It's quite simple to understand why activations help. If I have a node that spits out
x1 = m0*x0+b0 and that is then sent to another node which spits out
x2 = m1*x1+b1, the overall forward pass is just
x2 = m1*(m0*x0+b0)+b1 which is the same as
x2 = (m1*m0*x0) + (m1*b0+b1) or
x2 = M*x0 + B. This shows that just stacking 2 linear equations gives another linear equation and therefore in reality there was no need for 2 nodes, instead I could have just used 1 node and used the new M and B values to get the same result x2 from x0.
This is where adding an activation function helps. Adding an activation function allows you to stack neural network layers such that you can explore the non-linear model space properly, else you would only be stuck with the
y=mx+c model space to explore because all linear combinations of linear functions is a linear model itself.
Does a convolutional layer have weight and biases like a dense layer?
Yes, it does. Its added after the weight matrix (filter) is applied to the input image using a convolution operation
Do we multiply the output matrix after the convolution process with a weight matrix and add some biases before passing it through the activation function?
A dot product operation is done between a section of the input image and the filter while convolving over the larger input image. The output matrix, is then added with bias (broadcasting) and passed through an activation function to 'squish'.
If that's true, then do we follow the same process as we do with the dense layers to train these weights and biases?
Yes, we follow the exact same process in forward pass except that there is a new operation added to the whole mix, which is convolution. It changes the dynamics especially for the backward pass but in essence, the overall intuition remains the same.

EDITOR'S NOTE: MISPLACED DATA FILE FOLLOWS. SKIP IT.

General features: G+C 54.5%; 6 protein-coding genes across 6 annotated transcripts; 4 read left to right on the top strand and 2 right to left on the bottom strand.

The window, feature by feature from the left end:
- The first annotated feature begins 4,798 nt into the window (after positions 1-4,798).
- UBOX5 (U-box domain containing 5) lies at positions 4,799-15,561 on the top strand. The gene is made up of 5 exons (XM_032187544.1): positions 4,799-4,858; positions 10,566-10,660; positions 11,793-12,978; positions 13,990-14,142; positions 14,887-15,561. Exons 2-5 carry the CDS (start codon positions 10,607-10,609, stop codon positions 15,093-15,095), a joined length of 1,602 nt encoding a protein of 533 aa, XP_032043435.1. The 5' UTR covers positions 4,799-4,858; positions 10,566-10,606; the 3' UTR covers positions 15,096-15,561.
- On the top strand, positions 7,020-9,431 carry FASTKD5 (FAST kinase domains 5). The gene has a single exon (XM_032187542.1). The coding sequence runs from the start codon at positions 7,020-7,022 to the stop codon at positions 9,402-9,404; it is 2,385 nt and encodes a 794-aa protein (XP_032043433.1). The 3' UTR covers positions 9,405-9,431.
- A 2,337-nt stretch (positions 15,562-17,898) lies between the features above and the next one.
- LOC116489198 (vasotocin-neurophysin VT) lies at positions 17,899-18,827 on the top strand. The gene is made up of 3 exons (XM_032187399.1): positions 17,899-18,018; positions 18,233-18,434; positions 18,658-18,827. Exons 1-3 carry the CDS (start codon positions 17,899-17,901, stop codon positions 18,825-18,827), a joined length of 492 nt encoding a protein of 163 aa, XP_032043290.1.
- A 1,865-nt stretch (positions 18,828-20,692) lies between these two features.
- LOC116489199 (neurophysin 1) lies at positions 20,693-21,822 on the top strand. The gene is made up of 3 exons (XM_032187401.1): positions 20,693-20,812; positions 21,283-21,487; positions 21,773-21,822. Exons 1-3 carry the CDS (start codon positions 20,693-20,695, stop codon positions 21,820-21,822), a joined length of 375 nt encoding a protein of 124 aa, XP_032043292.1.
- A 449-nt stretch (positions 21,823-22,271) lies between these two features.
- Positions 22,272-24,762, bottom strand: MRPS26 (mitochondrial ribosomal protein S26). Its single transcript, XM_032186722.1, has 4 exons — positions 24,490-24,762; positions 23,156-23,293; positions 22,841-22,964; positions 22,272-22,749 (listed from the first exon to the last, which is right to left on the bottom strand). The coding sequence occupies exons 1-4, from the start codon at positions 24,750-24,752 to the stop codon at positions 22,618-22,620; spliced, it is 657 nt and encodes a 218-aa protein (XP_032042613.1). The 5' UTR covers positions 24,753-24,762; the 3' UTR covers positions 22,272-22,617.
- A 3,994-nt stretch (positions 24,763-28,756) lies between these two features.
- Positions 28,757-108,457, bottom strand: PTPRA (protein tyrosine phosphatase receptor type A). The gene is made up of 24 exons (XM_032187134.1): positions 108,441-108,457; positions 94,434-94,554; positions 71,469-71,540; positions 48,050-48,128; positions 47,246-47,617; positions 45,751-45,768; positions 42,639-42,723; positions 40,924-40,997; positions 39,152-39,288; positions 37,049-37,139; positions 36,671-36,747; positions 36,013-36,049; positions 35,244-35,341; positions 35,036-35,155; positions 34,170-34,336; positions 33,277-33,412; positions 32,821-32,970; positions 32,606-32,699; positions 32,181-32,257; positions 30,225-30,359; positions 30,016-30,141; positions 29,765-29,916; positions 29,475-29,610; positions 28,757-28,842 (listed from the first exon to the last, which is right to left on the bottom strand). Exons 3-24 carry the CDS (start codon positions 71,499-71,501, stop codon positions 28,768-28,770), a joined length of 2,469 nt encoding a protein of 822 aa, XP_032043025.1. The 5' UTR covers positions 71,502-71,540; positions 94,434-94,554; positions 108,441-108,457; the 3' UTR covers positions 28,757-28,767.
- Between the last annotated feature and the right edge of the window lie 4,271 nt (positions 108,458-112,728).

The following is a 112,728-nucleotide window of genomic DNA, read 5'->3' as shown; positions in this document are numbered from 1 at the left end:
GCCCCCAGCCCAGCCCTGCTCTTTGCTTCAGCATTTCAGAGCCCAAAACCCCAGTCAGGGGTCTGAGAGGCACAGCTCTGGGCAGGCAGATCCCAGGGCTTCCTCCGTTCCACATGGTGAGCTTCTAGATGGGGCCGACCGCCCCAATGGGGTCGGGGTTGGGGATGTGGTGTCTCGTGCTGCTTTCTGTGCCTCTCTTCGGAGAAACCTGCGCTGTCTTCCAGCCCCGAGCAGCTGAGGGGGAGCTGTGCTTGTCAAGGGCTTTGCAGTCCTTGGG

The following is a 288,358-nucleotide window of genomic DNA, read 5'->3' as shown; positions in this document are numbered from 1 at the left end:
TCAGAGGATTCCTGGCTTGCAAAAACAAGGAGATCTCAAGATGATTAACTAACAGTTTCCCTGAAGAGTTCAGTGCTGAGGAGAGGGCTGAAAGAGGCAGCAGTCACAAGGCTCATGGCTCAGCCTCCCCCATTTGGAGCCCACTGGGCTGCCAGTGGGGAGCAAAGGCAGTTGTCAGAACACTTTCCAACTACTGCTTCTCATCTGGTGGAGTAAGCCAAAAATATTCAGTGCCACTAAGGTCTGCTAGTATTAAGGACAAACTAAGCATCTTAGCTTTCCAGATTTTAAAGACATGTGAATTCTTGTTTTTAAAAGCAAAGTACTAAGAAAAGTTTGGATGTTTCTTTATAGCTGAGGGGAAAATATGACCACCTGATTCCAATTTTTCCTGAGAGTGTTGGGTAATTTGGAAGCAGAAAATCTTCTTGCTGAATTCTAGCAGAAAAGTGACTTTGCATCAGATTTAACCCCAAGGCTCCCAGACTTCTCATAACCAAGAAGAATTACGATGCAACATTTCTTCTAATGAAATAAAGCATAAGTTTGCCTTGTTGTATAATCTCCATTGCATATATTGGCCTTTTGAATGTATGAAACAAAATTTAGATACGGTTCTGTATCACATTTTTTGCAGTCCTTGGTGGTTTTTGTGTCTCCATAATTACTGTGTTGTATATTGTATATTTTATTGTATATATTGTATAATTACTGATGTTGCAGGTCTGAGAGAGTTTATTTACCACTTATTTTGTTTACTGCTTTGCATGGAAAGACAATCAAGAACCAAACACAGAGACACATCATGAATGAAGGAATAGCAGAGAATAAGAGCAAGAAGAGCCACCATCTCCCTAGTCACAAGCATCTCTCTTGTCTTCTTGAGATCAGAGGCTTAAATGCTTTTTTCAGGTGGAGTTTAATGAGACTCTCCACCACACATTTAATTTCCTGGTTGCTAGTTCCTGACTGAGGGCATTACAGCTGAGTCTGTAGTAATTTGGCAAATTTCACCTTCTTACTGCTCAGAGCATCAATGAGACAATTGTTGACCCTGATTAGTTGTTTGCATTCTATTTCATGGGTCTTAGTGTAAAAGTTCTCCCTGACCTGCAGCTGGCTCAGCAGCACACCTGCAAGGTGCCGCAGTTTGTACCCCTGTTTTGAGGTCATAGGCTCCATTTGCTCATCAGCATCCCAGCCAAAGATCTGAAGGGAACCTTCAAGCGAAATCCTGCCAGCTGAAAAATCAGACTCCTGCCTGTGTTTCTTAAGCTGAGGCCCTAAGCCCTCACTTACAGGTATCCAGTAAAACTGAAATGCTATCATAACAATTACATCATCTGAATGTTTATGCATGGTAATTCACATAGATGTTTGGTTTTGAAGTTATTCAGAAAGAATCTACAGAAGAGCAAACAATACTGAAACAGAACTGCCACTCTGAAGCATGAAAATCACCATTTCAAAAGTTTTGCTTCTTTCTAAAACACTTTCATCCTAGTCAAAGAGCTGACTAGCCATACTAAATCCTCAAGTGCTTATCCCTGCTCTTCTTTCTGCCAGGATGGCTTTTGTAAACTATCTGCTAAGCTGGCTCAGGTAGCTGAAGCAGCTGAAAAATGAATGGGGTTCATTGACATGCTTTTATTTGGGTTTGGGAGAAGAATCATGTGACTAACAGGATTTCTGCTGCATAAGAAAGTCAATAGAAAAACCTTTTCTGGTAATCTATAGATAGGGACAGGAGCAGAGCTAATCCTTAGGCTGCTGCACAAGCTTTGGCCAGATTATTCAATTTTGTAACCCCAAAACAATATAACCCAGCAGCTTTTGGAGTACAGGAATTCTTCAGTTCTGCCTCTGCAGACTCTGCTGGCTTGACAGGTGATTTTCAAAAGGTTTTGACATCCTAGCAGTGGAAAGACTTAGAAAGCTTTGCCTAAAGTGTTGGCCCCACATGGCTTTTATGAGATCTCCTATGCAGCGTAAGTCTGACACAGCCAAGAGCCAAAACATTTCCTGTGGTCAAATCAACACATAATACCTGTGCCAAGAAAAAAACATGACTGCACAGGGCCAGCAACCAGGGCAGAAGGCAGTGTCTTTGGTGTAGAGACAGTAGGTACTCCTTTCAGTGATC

The crux for intuition is -
- Do not confuse a feature and a filter. A filter is what helps you to extract features (basic patterns) from the input image using operations such as dot, conv, bias and activations
- Each filter allows you to extract a 2D map of some simple pattern that exists over the image (such as an edge). If you have 20 filters, then you will get 20 feature maps for a 3 channel image, that are stacked as channels in the output.
- Many such features, which capture different simple patterns, are learnt as part of the training process and become the base features for the next layer (which could be another CNN or a dense)
- Combinations of these features allow you to perform your modeling task.
- The filters are trained by optimizing towards minimizing a loss function using backprop. It follows the backward reasoning:
- How can I minimize my loss?
- How can I find the best features that minimize the loss?
- How can I find the best filters that generate the best features?
- What are the best weights and biases which give me the best filters?
Here's a good reference image to keep in mind whenever working with CNNs (just to reinforce the intuition)
Hope that answers your questions.